Ramadan is a period of training that helps people become the best versions of themselves, improves their health, soul, character, and cultivate good habits.
It is important to carry forward the good habits and wean from the bad ones during rest of the year.
Deidre Groenewald is a passionate and energetic advocate for the betterment of people’s everyday lives. She is a dynamic and highly experienced health and wellness adviser at Zulal Wellness Resort.
The expert recently spoke to Gulf Times about how to stick to the good habits inculcated during Ramadan and take care of one’s wellness for the rest of the months.
l How can people make sure that once Ramadan is over, not to abandon all the good habits and qualities, beneficial for mind, body, and spirit, and to continue maintaining a well-balanced lifestyle?
Habits are conditioned responses formed through repetition, until actions and reactions that shape a habit become second nature.
Good habits emanate from resisting negative temptations.
The renowned philosopher, Aristotle said “You are what you repeatedly do”.
One should try to maintain positive habits and try to stick to them even after Ramadan as it is beneficial for maintaining a well-balanced lifestyle. Fasting controls desires and mindless eating which, helping us to avoid gaining unnecessary weight.
Keeping ourselves strong and focused trains us to get used to being organised, punctual and wean ourselves from bad habits.
l What advice can you provide to returning to regular eating and sleeping routines following the holy month. Is there any specific routine the Ramadan observers should follow?
Fasting is an excellent opportunity to strengthen our digestive system and help adjust our blood sugar and triglyceride levels. Even post-Ramadan, it is important to keep eating healthy, nutritious, balanced meals and take care of our bodies.
My advice in returning to regular eating would be to try and adopt ‘clean eating’ as a gentle transition to normal life. Evidence suggests that fasting can have positive effects on your health, including strengthening the digestive system, decreasing blood pressure and cholesterol, and more importantly improving heart health.
Ramadan is seen as an opportunity to stop unhealthy eating habits that negatively affect our health and increase our well-being by introducing a clean eating routine.
As per the old saying that states ‘early to bed, early to rise makes a man healthy, wealthy and wise’, we should always try to institute this in our lives to have a good sleeping pattern.
l What exercise routine do you recommend that people should follow to remain in shape post-Ramadan? What are some tips for people to keep a realistic healthy exercise routine on a regular basis?
Ramadan not only changes our diet, but also our metabolism: our body starts to acclimatise to the new fasting-bingeing regime, and the results might be deceiving, diverting us from the healthy body result we hope for.
Returning to a normal routine after Ramadan seems simple, however, for many it might be challenging to get back in shape. The transition can be assisted with a regular light exercise.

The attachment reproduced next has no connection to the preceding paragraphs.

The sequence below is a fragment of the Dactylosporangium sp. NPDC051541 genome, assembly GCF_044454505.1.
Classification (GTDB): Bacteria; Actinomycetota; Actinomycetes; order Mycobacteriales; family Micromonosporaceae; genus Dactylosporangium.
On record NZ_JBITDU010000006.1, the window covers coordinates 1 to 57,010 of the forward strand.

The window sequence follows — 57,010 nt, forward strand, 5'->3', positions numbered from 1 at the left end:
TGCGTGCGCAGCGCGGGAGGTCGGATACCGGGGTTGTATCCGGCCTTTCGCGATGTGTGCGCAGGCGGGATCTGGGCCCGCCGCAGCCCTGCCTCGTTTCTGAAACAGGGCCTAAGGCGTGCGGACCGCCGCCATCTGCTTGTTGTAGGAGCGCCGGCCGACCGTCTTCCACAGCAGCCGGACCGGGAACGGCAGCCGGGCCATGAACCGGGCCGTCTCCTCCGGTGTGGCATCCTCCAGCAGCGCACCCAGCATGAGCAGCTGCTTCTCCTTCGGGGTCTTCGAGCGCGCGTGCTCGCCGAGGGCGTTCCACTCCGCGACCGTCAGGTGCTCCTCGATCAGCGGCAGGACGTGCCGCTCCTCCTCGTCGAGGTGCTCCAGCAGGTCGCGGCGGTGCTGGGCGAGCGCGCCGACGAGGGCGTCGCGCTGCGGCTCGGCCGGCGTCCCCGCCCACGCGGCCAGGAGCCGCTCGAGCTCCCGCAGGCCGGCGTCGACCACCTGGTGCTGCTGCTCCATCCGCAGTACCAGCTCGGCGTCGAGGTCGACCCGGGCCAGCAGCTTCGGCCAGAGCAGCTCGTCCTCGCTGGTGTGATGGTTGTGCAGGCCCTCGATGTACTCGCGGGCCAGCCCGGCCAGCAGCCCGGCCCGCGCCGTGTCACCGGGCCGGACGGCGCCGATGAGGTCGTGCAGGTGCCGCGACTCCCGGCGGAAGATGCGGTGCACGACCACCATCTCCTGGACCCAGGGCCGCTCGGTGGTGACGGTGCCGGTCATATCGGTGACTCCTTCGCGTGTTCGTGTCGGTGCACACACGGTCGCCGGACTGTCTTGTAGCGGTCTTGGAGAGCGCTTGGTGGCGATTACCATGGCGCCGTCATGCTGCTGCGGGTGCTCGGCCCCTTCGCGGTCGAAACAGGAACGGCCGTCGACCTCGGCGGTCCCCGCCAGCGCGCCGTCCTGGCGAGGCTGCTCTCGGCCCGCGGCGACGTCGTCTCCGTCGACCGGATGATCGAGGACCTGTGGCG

I would recommend a workout for about 30-45 minutes each morning including exercises such as a brisk walk, a light jog or even strength training. For those who are not accustomed to working out, it is better to engage in lighter physical activities — such as walking and stretching.
My advice would be to switch up the routine from the norm, not to feel disheartened about a noticeable decrease in physical performance and, more importantly, to make the workouts as fun and varied as possible.
l While reduced working hours and activities make it easier for families to reconnect during Ramadan, how can families make sure this balance is maintained throughout the year?
Ramadan is the most awaited month of the year for observing families. It is a month where the working hours are reduced, and more time can be spent with the family during Iftar and Suhoor.
Together with their parents, children are actively involved in the preparation of meals and in Ramadan prayers. Post-Ramadan, parents can make sure to have quality time with their children by continuing to enjoy meals together, set spiritual goals, learn together as a family, and constantly engage with children to strengthen family relationships.
Families can spend a more well-balanced time together on weekends and enjoy meals together like they did in Ramadan. Parents can also make physical activities fun and interesting, practising cycling, swimming, walking, and going to the gym with the kids to maintain a healthy and hearty family life.
Arts and crafts can be fun and therapeutic: spending at least 10 minutes on fast and easy crafts with children helps develop a strong bond.
l Which Ramadan-inspired habits would you advise to keep throughout the year?
Ramadan is all about reflection and is a great chance to wean yourself from unhealthy diet or bad habits. Whether it is a sugar addiction, smoking or too much coffee, take this opportunity to battle what you’ve been struggling with all year.
Ramadan introduces a ‘tapering method’, which sees many smokers naturally reduce the amount they smoke each day. With most smokers having lower level of nicotine in the blood after cutting back for Ramadan, it can mean lesser cravings in the period following, which makes it easier to fight temptations.
Fasting generally helps with impulse control and self-discipline, and helps to battling cravings. So, my advice would be to maintain self-discipline and willpower while taking good care of one’s health.
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